Bulgaria: Impoverished Graduates Find Salvation in Rubbish

Jobless, well-educated people scrape a living sorting through capital’s litter - at same time performing a valuable service.

Bulgaria: Impoverished Graduates Find Salvation in Rubbish

Jobless, well-educated people scrape a living sorting through capital’s litter - at same time performing a valuable service.

At lunchtime, a middle-aged woman reaches the refuse reprocessing point at 35, Simeon Street, dragging her rusty pram behind her.

It contains nothing but a broken metal chair - all she could find from a long morning’s work trawling the rubbish bins of Sofia.

She aims to exchange her prize at the collection point for money. But she is unlikely to get more than 1 lev, worth 50 US cents, for this find.

The woman is not alone. About 70 similar types gather several times daily at the reprocessing point, exchanging salvaged items of metal, paper and glass for small sums of cash.

“Many of us earn their a living this way,” said the woman, “even though I have a university degree.”

The 55-year-old rubbish sifter, who will not reveal her name, says she used to work in the government sector.

She lives with her husband in a normal house in the centre of Sofia. But when he gets up and goes to work, she starts her secret life, exploring the garbage bins.

Her husband and children are unaware of her daily occupation, she says.

Although the idea of a university educated, middle-aged housewife poring through rubbish bins in search of the odd recyclable item may sound peculiar, her case is far from unusual.

There are hundreds of well-educated people who have failed to find their feet as the country undergoes economic transition – and are so marginalised that they have effectively become beggars.

Some scrape a living by sifting through piles of litter in the city and finding metal, glass and other reusable items.

The city’s rubbish reprocessing points buy them up, as they have not developed their own system for sorting litter into disposable and recyclable categories.

“At least a third of the people coming here have university degrees,” said a worker at the garbage reprocessing collection point.

One is Maya Anmahyan, a former chemical engineer. She says she has to collect garbage to support herself as her sick son, aged 25, cannot work.

She likens herself to a character out of Victor Hugo’s classic novel about the Parisian underclass, “Les Miserables”.

Sorting through people’s litter is the only lifeline for many homeless and jobless people in Sofia who can expect little in the way of support from the post-socialist state.

Some are people who for one reason or another do not possess identity cards – an obligatory requirement for those seeking social security or healthcare.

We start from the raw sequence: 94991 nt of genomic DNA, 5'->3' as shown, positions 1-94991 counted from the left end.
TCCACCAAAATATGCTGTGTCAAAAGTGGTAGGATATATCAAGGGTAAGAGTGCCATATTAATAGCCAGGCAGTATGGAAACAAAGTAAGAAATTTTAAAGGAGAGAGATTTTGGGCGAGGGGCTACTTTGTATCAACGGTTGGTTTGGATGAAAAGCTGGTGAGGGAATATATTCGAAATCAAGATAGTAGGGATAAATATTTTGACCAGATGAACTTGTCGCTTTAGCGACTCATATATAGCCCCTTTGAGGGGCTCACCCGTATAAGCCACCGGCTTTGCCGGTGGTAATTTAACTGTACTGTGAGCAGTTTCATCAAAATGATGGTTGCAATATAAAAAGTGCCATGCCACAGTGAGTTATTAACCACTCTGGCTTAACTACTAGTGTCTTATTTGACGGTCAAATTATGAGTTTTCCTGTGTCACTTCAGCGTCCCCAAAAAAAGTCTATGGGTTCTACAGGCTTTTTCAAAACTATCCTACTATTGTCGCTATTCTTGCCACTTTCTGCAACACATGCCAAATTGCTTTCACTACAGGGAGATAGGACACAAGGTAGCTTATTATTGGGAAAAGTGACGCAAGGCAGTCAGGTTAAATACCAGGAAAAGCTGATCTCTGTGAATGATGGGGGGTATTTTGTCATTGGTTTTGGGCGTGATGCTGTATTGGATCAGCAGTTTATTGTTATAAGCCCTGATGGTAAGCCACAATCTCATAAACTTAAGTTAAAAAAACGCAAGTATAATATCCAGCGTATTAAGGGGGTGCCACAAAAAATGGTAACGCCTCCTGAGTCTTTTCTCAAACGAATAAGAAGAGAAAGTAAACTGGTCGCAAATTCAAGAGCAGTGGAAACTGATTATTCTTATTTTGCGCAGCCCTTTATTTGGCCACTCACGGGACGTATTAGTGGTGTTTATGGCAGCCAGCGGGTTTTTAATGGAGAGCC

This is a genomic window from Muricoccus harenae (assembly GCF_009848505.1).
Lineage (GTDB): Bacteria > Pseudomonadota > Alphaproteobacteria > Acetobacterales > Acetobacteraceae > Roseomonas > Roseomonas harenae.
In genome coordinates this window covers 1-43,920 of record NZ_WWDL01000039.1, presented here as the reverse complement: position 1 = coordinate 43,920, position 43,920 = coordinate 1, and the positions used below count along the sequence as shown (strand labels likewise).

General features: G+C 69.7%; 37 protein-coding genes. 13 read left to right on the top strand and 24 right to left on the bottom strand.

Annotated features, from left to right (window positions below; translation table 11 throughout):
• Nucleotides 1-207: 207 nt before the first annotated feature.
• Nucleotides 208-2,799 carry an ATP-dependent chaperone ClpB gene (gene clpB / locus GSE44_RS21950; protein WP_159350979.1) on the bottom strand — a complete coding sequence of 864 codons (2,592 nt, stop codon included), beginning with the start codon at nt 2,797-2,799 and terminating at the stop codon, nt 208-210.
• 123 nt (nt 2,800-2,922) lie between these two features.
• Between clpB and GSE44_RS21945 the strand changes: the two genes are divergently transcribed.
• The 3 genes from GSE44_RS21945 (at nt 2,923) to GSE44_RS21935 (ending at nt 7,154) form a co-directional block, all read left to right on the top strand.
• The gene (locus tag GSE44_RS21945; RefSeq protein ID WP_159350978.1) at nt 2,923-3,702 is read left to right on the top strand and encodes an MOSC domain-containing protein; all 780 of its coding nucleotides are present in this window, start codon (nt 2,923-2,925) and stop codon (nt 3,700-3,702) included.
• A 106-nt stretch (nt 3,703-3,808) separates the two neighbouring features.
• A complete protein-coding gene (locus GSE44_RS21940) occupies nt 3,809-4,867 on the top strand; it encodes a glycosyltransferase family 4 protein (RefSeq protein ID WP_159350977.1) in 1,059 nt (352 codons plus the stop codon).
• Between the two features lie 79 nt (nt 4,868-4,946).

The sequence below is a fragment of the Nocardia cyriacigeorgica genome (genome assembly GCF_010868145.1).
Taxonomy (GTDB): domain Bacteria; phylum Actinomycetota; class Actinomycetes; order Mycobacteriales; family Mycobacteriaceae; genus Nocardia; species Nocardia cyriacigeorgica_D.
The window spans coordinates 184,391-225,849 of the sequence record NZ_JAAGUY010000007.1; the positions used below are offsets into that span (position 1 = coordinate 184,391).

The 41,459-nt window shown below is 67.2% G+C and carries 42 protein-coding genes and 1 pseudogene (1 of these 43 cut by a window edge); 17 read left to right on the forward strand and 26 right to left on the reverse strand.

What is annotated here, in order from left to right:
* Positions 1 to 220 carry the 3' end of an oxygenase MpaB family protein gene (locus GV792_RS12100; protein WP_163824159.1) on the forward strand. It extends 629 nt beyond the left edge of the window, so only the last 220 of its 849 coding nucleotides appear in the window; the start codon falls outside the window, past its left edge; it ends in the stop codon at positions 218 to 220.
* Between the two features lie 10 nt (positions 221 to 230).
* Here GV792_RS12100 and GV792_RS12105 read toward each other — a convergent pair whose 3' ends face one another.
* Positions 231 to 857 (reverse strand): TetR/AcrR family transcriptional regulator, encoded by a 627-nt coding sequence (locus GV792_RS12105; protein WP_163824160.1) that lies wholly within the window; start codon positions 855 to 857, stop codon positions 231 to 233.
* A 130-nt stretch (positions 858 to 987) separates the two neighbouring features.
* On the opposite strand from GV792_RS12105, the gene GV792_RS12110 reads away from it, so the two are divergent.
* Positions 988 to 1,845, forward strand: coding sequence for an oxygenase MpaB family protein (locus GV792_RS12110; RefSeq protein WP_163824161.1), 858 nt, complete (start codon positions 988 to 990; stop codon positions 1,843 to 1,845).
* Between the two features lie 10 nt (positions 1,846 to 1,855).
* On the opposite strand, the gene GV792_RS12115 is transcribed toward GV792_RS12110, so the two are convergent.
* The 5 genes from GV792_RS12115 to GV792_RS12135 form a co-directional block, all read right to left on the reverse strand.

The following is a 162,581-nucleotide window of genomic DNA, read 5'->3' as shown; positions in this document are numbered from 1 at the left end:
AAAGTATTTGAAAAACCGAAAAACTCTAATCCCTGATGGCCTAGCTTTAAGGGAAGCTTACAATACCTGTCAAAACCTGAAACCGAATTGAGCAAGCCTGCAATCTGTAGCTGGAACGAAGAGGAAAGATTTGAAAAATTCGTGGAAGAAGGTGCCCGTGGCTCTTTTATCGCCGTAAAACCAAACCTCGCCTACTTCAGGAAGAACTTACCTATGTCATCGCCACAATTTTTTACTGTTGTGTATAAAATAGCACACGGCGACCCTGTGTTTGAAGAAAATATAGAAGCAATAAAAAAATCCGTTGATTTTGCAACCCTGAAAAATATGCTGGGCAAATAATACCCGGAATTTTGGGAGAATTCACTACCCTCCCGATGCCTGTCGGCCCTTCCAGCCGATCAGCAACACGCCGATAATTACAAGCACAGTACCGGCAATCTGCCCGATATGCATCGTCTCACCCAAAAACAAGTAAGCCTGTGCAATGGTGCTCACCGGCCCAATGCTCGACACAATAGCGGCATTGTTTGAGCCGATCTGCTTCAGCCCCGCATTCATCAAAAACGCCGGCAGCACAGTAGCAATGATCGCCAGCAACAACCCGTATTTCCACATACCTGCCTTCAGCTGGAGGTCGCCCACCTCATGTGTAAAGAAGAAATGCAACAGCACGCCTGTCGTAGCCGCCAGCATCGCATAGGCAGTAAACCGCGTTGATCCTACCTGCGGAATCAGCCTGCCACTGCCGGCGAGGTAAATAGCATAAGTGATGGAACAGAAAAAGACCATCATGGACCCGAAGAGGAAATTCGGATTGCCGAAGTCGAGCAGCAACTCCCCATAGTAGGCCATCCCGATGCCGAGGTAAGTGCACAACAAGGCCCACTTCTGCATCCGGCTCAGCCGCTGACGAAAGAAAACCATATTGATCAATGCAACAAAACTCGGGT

The authorities are ambivalent about the plight of these unofficial rubbish sorters and sifters.

Stoyan Chakurov, chair of Sofia city council’s health and social policy committee, says their existence is a symptom of a poorly organised society.

But he also says the phenomenon is inevitable. “There will always be some people who want to lead a Bohemian life and wander the streets,” he said.

Chakurov adds that some are reluctant to integrate and seek help from the authorities.

Kolyo Kolev, a sociologist, agrees. “The socialist state took care of each citizen but now people have to carry the burden of their lives on their own,” he said.

Many are well-educated people who have simply failed to adapt to changing circumstances, he adds.

Describing the refuse collectors as “Bohemians of misery”, he says the authorities cannot be held responsible for them, as they frequently do not wish to have jobs or even wash or dress properly.

While some officials say their existence is a symptom of social breakdown, the litter-collecting fraternity is better organised than it appears from the outside.

They have strict rules about pecking order and precedence. For instance, whoever gets to a bin first can claim it as his or hers. No one else can muscle in.

There is no racial discrimination among them, either. “It makes no difference if you are Bulgarian, Armenian, or a Gypsy,” said the 55-year-old woman. “We are all equal and get along well.”

Her Armenian friend, Maya Anmahyan, nods. But they also agree that the existing concord between them is facilitated by the sheer abundance of rubbish in Sofia.

There is enough litter for everyone, they say, adding that the quantity lures many other would-be rubbish sorters from the countryside.

The country’s old-fashioned rubbish-collecting system, which does not sort litter by category, perpetuates the community’s survival.

The rubbish sifters, in fact, perform the local council a big service by sorting and processing huge quantities of litter.

Recently, the city council launched a new initiative that threatened to cut them out.

They placed different containers for different kinds of junk garbage in five areas of the capital. But the new containers have yet to make an impact, for few people are willing to sort through their litter before hurling it into the bins.

Although disapproving of reprocessing points working with the rubbish sifters, Neli Manova, chair of the city council’s ecology committee, admits the ad hoc system is quite a effective at separating out paper, glass and metal for recycling.

For the time being, it seems, rubbish sifters will continue to serve the city with their cheap and ecologically friendly services, and in doing so, make a bare living for themselves.

Boryana Dzhambazova is a freelance journalist, based in Sofia.

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